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by Garth Patterson Q.C.
In his article entitled, “Voting During a Pandemic”, which appeared in another section of the press, Peter Wickham described as “dubious” any suggestion of a court challenge to “the exclusive and constitutional right of the Prime Minister to call elections at the time of her choosing.”
As a statement of general principle, this may have some merit. But in the context of this general election, which is being held during a global pandemic, where several thousands of qualified electors will be denied the opportunity of voting, his statement misapprehends or ignores the important role that the courts, as the bastions of the public interests, must play in safeguarding the rule of law generally and ensuring the strict adherence by the various branches of Government with the provisions, precepts, tenets, and policies of the Constitution and any applicable law.
A constitutional challenge may be made to the courts where any person complains that his fundamental rights – those guaranteed to him under the Constitution – are being infringed.
There, the claim is brought to vindicate some constitutional right that he is personally entitled to enjoy, for example, the right to free speech, the right to free movement, the right to liberty.
In addition to vindicating constitutional rights, a person may seek to challenge, through the courts, the actions of the Government or any public official or authority in a public law challenge.
This is usually done by way of an application for judicial review under the Administrative Justice Act (“AJA”), which entitles any person whose interests are adversely affected by an administrative act or omission, or any other person who satisfies that Court that his application is justifiable in the public interest, to make an application to the court.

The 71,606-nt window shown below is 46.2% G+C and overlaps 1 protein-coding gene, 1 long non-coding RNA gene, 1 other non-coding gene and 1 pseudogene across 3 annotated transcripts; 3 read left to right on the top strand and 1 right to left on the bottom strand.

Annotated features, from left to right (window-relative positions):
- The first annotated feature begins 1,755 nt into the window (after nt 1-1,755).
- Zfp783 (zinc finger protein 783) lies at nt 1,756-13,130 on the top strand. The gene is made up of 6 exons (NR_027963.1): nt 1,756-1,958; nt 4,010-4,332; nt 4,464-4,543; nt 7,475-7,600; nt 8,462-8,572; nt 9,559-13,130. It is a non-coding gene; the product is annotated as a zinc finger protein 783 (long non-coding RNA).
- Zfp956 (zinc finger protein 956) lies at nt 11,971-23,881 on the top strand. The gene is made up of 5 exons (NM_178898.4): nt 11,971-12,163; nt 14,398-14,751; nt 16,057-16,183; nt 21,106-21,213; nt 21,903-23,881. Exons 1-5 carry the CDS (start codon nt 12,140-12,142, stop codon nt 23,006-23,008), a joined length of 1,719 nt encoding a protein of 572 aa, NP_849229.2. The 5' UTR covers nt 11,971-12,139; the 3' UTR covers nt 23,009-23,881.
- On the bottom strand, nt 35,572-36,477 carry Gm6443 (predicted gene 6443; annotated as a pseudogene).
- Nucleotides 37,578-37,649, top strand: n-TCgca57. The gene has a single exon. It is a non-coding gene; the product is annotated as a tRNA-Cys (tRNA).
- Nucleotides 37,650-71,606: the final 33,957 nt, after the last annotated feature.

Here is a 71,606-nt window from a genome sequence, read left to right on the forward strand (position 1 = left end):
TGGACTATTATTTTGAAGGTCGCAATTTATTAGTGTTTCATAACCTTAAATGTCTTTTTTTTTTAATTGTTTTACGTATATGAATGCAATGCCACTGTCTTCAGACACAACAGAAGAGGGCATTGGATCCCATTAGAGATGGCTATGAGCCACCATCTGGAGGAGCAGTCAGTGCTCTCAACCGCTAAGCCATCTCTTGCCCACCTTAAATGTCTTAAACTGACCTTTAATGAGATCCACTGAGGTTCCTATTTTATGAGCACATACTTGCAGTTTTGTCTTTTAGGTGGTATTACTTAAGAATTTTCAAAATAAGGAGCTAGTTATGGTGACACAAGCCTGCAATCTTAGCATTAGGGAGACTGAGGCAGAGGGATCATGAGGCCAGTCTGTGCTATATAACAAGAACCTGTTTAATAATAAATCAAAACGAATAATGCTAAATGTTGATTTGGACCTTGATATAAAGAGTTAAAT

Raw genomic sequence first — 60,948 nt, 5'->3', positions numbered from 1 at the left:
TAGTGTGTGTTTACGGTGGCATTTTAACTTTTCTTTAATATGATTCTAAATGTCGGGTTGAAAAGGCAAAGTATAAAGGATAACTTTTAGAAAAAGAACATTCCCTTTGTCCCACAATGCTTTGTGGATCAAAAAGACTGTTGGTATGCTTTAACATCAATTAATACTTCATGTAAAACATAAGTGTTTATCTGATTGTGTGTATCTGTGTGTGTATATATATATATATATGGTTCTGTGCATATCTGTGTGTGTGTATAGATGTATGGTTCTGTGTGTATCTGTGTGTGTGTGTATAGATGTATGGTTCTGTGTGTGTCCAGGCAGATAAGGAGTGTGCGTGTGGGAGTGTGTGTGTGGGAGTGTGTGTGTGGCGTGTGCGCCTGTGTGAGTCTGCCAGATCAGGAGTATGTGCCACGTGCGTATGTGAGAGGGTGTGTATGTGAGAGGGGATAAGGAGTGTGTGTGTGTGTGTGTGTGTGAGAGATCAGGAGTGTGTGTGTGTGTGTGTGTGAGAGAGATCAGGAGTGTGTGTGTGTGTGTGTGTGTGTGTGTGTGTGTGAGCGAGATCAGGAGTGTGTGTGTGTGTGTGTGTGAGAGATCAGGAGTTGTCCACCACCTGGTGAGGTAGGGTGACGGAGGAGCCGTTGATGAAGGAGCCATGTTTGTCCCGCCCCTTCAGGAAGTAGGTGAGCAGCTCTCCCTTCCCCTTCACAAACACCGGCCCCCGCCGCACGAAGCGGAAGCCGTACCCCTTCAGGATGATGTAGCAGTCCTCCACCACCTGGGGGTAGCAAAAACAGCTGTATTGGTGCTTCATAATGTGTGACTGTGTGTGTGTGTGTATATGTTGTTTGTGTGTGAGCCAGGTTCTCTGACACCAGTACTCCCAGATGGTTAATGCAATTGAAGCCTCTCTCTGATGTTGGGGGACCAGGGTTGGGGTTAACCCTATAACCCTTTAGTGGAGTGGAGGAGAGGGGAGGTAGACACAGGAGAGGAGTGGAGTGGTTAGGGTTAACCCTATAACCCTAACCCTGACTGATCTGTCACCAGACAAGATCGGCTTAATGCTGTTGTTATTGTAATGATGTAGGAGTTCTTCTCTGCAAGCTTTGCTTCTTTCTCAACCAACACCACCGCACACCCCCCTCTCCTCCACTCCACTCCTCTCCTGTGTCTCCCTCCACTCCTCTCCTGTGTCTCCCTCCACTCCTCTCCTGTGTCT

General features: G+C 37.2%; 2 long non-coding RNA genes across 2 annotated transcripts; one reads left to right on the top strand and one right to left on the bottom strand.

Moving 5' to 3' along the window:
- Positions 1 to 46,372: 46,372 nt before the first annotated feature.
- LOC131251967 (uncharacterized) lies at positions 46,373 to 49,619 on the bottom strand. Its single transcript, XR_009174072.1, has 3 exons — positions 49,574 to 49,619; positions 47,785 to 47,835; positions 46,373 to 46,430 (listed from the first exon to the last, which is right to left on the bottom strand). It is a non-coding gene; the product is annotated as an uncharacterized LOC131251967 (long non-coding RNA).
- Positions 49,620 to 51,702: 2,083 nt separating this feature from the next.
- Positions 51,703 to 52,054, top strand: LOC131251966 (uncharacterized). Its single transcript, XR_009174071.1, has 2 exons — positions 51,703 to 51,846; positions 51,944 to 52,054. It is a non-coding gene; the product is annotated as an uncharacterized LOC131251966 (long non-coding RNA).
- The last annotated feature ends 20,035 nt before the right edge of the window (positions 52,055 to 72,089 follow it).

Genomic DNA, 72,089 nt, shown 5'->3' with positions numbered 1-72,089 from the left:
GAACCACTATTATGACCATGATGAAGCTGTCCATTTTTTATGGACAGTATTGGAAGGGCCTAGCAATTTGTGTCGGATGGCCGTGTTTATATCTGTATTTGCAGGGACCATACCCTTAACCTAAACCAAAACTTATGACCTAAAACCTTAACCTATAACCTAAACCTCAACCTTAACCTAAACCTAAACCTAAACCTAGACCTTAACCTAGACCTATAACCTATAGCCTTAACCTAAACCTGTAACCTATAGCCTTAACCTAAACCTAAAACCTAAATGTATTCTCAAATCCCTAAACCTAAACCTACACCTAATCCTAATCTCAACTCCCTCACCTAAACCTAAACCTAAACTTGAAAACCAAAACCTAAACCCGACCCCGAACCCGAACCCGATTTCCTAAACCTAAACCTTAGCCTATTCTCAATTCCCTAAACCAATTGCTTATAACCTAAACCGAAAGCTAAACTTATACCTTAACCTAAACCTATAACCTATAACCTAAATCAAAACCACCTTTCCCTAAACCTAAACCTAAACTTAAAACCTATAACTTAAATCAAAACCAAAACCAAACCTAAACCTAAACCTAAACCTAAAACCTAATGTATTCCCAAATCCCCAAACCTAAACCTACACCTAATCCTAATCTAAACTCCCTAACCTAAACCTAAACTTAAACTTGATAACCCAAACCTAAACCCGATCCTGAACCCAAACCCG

The essential characteristics of a public interest challenge are that it raises public law issues which are of general importance, where the applicant doesn’t necessarily have a private interest in the outcome of the case.
The AJA applies to any decision, determination, advice, or recommendation made under a power or duty conferred or imposed by the Constitution or by any enactment; and the Government bodies or persons whose actions are subject to review include Ministers, public officials, tribunals, boards, committees, or other authorities of the Government of Barbados exercising, purporting to exercise, or failing to exercise, any power or duty conferred or imposed by the Constitution or by any enactment.
Most judicial review challenges do not fall into the category of public interest challenges because, even if they do raise issues of general importance, they are usually cases in which the applicant is seeking to protect some private interest of his or her own. But the AJA confirms that applications may be made by anyone acting in the public interest.
Public interest challenges are not “ordinary litigation” between adverse parties.
It is now recognised by the courts that the true nature of the court’s role in public law cases is not to determine the rights of individual applicants, but to ensure that public bodies do not exceed or abuse their powers.
Lord Diplock in one case said: “It would, in my view, be a grave lacuna in our system of public law if a pressure group …, or even a single public-spirited taxpayer, were prevented by outdated technical rules of locus standi from bringing the matter to the attention of the court to vindicate the rule of law and get the unlawful conduct stopped”
Any public-spirited citizen of Barbados, therefore, has a right to speak up if he believes that the Government is acting in a manner that is incompatible with the rule of law; or that it is acting unlawfully, unreasonably or abusing its powers.